Don’t let the rebellious rise up against Him. Selah-
"Rebellious" is indeed how Israel were in the wilderness (s.w.  Neh. 9:29; Ps. 68:6; 78:8). David is urging Israel to learn from this and not be rebellious but accept God's guidance of them towards the promised land; especially relevant to the exiles. But sadly they remained rebellious (s.w. Is. 65:2). 

Psa 66:8

Praise our God, you peoples! Make the sound of His praise heard-
David invites the Gentiles to praise "our God", Yahweh of Israel, and in turn to spread the knowledge of Him to others.

Psa 66:9

who preserves our life among the living, and doesn’t allow our feet to be moved-
God's preservation of Israel was by grace, and was intended to be a witness to the nations amongst whom they had been scattered. For the context is of witness to the Gentiles (:8). God had allowed the feet of His people to be moved out of their land, but the intention was that this was to be temporary, and their return would be a witness to the Gentiles amongst whom they lived- leading them to join in and also come to Zion in penitence and faith. And then He would not again allow their feet to be moved from their land (s.w. Ps. 121:3).

Psa 66:10

For You, God, have tested us. You have refined us, as silver is refined-
These are the intended feelings of the exiles upon restoration, perceiving their captivity as a time of refining and "testing", just as the fathers were tested by Joseph / Jesus (s.w. Gen. 42:15,16). But the exiles failed to be refined as intended (Is. 1:25), and it must be repeated (s.w. Zech. 13:9).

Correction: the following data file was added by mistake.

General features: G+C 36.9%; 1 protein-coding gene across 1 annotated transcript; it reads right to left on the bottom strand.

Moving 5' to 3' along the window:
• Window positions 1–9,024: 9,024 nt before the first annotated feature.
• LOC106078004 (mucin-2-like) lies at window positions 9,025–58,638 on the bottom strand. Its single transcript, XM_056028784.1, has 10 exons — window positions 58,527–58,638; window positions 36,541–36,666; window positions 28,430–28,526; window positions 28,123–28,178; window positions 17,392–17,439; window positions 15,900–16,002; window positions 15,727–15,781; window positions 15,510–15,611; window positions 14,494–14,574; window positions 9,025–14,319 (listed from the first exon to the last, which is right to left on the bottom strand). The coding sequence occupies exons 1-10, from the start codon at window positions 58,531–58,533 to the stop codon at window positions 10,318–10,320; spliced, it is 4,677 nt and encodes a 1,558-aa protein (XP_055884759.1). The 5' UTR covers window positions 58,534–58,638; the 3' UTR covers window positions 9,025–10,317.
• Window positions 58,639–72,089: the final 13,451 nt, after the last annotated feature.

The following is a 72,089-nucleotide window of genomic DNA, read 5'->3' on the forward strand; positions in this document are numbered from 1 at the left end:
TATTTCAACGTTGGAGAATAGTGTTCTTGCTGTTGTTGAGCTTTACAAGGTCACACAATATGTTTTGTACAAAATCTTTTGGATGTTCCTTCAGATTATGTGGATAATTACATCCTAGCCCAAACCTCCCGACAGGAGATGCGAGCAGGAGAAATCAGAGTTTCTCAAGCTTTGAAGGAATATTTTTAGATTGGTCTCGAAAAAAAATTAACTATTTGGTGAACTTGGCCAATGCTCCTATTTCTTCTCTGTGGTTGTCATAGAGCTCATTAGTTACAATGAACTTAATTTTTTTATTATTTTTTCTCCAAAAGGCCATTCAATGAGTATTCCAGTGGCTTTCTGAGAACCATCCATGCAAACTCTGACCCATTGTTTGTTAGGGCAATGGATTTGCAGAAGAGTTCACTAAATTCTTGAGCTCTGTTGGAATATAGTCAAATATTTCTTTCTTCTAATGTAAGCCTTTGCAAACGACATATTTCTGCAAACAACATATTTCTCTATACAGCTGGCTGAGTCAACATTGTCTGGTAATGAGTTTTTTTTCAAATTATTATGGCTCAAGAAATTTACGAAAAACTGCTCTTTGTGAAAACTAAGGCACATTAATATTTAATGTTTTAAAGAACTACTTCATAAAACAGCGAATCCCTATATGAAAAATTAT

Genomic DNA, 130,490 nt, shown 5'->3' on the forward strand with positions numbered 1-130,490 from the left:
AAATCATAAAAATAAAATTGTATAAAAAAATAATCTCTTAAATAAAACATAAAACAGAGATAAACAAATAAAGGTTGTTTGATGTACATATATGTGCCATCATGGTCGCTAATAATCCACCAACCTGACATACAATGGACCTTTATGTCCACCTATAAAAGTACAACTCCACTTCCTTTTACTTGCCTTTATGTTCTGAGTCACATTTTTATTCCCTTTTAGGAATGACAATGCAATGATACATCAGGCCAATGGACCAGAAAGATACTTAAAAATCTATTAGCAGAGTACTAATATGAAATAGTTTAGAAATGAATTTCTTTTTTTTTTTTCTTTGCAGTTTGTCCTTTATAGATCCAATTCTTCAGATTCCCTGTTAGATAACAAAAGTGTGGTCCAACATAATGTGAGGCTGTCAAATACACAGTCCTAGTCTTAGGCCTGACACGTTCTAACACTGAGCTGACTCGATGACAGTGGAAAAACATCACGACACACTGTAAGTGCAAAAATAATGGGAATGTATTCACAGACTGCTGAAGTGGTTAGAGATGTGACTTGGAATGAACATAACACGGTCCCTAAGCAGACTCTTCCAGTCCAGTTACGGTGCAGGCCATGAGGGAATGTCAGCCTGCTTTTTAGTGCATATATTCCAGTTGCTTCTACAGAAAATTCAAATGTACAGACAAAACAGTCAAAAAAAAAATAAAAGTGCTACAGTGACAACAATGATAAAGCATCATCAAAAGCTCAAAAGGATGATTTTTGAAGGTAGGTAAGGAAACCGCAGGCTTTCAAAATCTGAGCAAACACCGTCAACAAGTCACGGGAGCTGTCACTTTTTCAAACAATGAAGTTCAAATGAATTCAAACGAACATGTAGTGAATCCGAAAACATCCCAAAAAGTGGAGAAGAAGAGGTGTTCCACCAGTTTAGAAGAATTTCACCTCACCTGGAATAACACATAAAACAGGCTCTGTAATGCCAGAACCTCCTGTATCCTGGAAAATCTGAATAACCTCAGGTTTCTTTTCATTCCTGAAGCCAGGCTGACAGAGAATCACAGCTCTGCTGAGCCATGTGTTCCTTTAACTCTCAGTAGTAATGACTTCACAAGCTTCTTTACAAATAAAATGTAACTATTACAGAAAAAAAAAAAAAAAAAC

Psa 66:11

You brought us into prison, You laid a burden on our backs-
The imagery of the exile as a prison from which the exiles could be "brought out" is often used in later Isaiah. But most refused that redemption, and preferred to remain in Babylon. The burden laid on their backs is describing their exile in the language of the abuse in Egypt. But their experience there was nowhere near as bad, and the book of Esther reveals the Jews as wealthy and prosperous there.

Psa 66:12

You allowed men to ride over our heads. We went through fire and through water, but You brought us to the place of abundance-
This is indeed what happened when Israel were brought out of Egypt, passing through the fire and water of the pillars of cloud and fire leading them. But the exiles for the most part declined this great salvation offered. Instead of men riding over their heads they could have had God's cherubic chariot doing so (s.w. Ps. 68:4,33; Hab. 3:8).

Psa 66:13

I will come into Your temple with burnt offerings. I will pay my vows to You-
David desired to offer sacrifice in the sanctuary because of some great deliverance received. This is therefore reworked, under inspiration, with relevance to the time when the temple was built. The restored exiles ought to have vowed to offer sacrifice there in thanksgiving for their deliverance, but the record of the restoration indicates that they did so at best only half heartedly.

Psa 66:14

which my lips promised and my mouth spoke, when I was in distress-
David had apparently promised that if he was preserved, he would go to the sanctuary and offer sacrifice, and he was eager to do this. His time of "distress" or AV "trouble" therefore looks ahead to the time of Jacob's trouble in the last days.

Psa 66:15

I will offer to You burnt offerings of fat animals, with the offering of rams, I will offer bulls with goats. Selah-
Whenever this Psalm was originally written, it was presumably before David had come to the conclusion that God doesn't want animal sacrifice as much as He desires the sacrifice of a broken heart (Ps. 51:17). Israel unfortunately didn't learn that lesson; for the few exiles who did return did so without contrite hearts, and offered merely tokenistic sacrifices. Or perhaps, if this Psalm is written after the Bathsheba issues (as suggested on :16), David is slipping back from his earlier understanding that God didn't really want sacrifice.